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Irish MP slams West for supporting ‘right-wing, semi-fascist’ forces in Ukraine

Published time: March 31, 2014 13:23
Edited time: April 01, 2014 10:21
Activists of the Right Sector movement and their supporters gather outside the parliament building to demand the immediate resignation of Internal Affairs Minister Arsen Avakov, in Kiev March 27, 2014.  (Reuters/Vasily Fedosenko)

Activists of the Right Sector movement and their supporters gather outside the parliament building to demand the immediate resignation of Internal Affairs Minister Arsen Avakov, in Kiev March 27, 2014. (Reuters/Vasily Fedosenko)

Irish MP Joe Higgins has rounded on Western nations for supporting “xenophobic, semi-fascist” elements within the Kiev’s new government. He accused the EU of using hardline groups such as the Right Sector to push a neoliberal agenda in Ukraine.

In a question to the Irish Prime Minister, or Taoiseach, Enda Kenny, Dublin West MP Joe Higgins accused his government of hypocrisy and challenged him to explain his support of the West’s policy on Ukraine. While he maintained Russia should be condemned for its interference in Ukraine, Higgins argued this could not justify “installing a worse neoliberal economic regime” in Kiev.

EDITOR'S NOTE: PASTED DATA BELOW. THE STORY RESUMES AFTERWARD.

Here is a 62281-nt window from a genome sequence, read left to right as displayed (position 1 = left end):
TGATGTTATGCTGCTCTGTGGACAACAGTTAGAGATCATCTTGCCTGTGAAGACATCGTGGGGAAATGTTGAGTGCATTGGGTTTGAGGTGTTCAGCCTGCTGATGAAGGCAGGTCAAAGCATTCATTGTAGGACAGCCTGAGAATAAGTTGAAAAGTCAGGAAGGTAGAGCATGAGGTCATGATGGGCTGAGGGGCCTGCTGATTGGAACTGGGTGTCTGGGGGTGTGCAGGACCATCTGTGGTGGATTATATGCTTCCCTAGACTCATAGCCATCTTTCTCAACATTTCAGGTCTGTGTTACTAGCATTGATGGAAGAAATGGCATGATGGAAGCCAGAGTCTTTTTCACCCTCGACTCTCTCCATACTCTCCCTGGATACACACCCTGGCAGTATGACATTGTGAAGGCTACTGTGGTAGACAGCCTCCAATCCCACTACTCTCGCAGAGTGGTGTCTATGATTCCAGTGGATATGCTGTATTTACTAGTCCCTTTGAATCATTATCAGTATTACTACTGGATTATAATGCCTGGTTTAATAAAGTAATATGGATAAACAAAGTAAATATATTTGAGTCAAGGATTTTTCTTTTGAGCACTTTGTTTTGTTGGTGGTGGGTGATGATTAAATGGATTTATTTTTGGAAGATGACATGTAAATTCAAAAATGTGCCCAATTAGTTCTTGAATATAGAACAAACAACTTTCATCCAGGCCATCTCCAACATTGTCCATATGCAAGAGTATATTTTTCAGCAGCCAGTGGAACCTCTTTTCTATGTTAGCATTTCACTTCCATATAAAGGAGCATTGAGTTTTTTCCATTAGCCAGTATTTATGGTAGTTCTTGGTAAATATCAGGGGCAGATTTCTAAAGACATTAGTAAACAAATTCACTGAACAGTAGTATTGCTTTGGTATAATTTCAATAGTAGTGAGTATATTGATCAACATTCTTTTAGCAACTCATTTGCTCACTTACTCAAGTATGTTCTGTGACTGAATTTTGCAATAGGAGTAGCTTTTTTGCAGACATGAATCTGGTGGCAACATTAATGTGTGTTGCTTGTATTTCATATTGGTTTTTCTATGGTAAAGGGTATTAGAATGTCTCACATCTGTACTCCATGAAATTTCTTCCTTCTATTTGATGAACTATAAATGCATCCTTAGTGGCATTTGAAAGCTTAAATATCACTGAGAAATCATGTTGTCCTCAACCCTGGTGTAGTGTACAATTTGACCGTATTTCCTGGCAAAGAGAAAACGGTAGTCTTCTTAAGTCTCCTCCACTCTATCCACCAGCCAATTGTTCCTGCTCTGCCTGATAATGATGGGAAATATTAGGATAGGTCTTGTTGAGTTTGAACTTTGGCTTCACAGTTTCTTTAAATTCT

“Of course, the ordinary Ukrainian people detested the rotten Yanukovich dictatorship, but is that a justification for the EU to collaborate to the hilt with right-wing, semi-fascist, repulsive political forces?” said Higgins, referring to the ultranationalist Ukrainian groups Right Sector and Svoboda.

He went on to suggest the EU was conspiring to use such groups as “cat’s paws to advance its economic agenda in the Ukraine.”

Members of the Right Sector were very active in the violence on Kiev’s Independence Square that led up to the ouster of President Victor Yanukovich. Right Sector fighters used clubs, petrol bombs, and firearms against Ukrainian police and wore Nazi insignia.

Following Crimea’s March 16 referendum, Dmitry Yarosh, the group’s leader, called on his followers to be ready to attack Russian pipelines on Ukrainian territory.

The West imposed economic sanctions on members of the Russian government, MPs and businessmen following the Crimean vote to join the Russian Federation.

Higgins said supporting such sanctions was hypocritical as the Irish government had failed to condemn Western interference in other countries like Afghanistan and Iraq.

“But do you not recognize the hypocrisy of your government and of the EU in the way that you are pushing for sanctions when you uttered not a word against a far more bloody intervention of the EU’s allies in Iraq?” he asked the Taoiseach.

“What sanctions did an Irish government ever support against the US, Blair or Bush and the bloody, criminal invasion of Iraq that has left hundreds of thousands of people dead?”

Prime Minister Kenny responded by denying claims the EU was “meddling” in Ukrainian affairs and claiming that the Ukrainian people were pushing to be closer to Europe.